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Truth is life is a common statement used in igboland. this stemmed from the covenant( OFO NA OGU ) with the almighty creator( Chukwu Okike Abiama), had with the Israelite to keep his laws , statues and commands so as to dwell on the path of truth always. the ofo na ogu represents the covenant .anchored on truth and justice.

Gods chosen people are to testify the truth before the Almighty God: talk, discuss with the Divine Light, go to meditate before the Son of the Authentic Divine Wisdom that leads.

The wand (Igbo language: osi ama meaning ‘iron rod’) is the object form of the subject expression:Ose ama, meaning ‘testimony before God Almighty’, for truthfulness and guiltlessness (Igbo language: ọfọ na ogu).

This is the basis of the Covenant with the Igbo people of Israel, represented as an ark (Igbo language: ụgbọ, meaning ‘boat or ark’) the object form of the Igbo language subject expression: agba, meaning ‘covenant’, as recited in [Deuteronomy 31:25–26], Moses commanded the Levites who carried the Ark of the Covenant of the Lord, saying,26 ‘Take this book of the law and put it beside the Ark of the Covenant of the Lord your God; let it remain there as a witness against you.’ We learnt that this was the only thing in the Ark of the Covenant. [1 Kings 8:9]: There is nothing
in the ark except the two tablets of stone that Moses had placed there at Horeb, where the Lord made a covenant with the Israelites, when they came out of the land of Egypt.

However, some have suggested that there was more in the Ark of the Covenant. [Hebrew 9:4]: In it stood the golden altar of incense and the Ark of the Covenant overlaid on all sides with gold, which there were a golden urn holding the manna, and Aaron’s rod that budded, and the tablets of the covenant. It is the opinion of this author that, the so-called Aaron’s rod was the Igbo ọfọ na ogu wand for truthfulness and guiltlessness, that holds every Igbo person accountable to this day.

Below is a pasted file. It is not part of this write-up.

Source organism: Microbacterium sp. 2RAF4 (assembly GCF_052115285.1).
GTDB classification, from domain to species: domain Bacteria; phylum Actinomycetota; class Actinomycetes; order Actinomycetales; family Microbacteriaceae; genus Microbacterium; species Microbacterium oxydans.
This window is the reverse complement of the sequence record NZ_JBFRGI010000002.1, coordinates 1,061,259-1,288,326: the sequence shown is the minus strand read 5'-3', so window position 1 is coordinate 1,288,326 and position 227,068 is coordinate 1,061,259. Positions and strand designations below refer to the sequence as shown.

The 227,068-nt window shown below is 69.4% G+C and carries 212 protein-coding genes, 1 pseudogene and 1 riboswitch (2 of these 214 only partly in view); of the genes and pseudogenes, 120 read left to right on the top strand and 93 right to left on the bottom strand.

The above passage was a mistransliteration and mistranslation of the original Igbo text of the Bible. The word manna (Igbo language: ọma ana, meaning ‘a type of ground yam’) is the object form for the subject expression: Ọma Nna, meaning ‘the Father’s Temple’. What was meant in the biblical passage is the ‘Temple of God’, and not the ‘yam of the father’. The name Aaron has identical consonant with the words arọ ana, meaning ‘the laws of the land or the commandments’. Therefore, the passage described that the Ark of the Covenant at the Temple of God contained the commandments.

The Ark of the Covenant (Igbo language: ụgbọ agba meaning 'container for the covenant') was held in the tent of meeting (Igbo language: ụyọ agba, meaning 'house of meeting') also known as obi (Igbo language: o bie, meaning 'to bring to an end (quarrels) in a small house for meeting in every Igbo compound or community to this day').

This is exemplified in [Numbers 12:4,5,10] 4'Come you three to the tent of meeting.' 5 Then the Lord came down in a pillar of cloud. 10 When the cloud went away from over the tent, Miriam has become leprous, as white as snow.The words ‘pillar of cloud’ (Igbo language: obe agba igwe, meaning ‘Cross of the Heavenly Covenant’) were mistranslated. The consonants for ‘leprous as white as snow’ (Igbo language: ekpenta ọcha, meaning ‘leprous white’) are similar to another Igbo text (Igbo language: e kpee, a
nata, a chaa, meaning ‘to pray, to be granted forgiveness’) hence the mistransliteration and mistranslation. In other words, Moses, Aaron and Miriam went to the Chapel before the Cross of the Heavenly Covenant to pray to be granted forgiveness from God. In other passages [Exodus 4:6] similar mistakes were made, these frequent mistransliterations created a wrong impression that among the Israelites there was an epidemic of leprosy.



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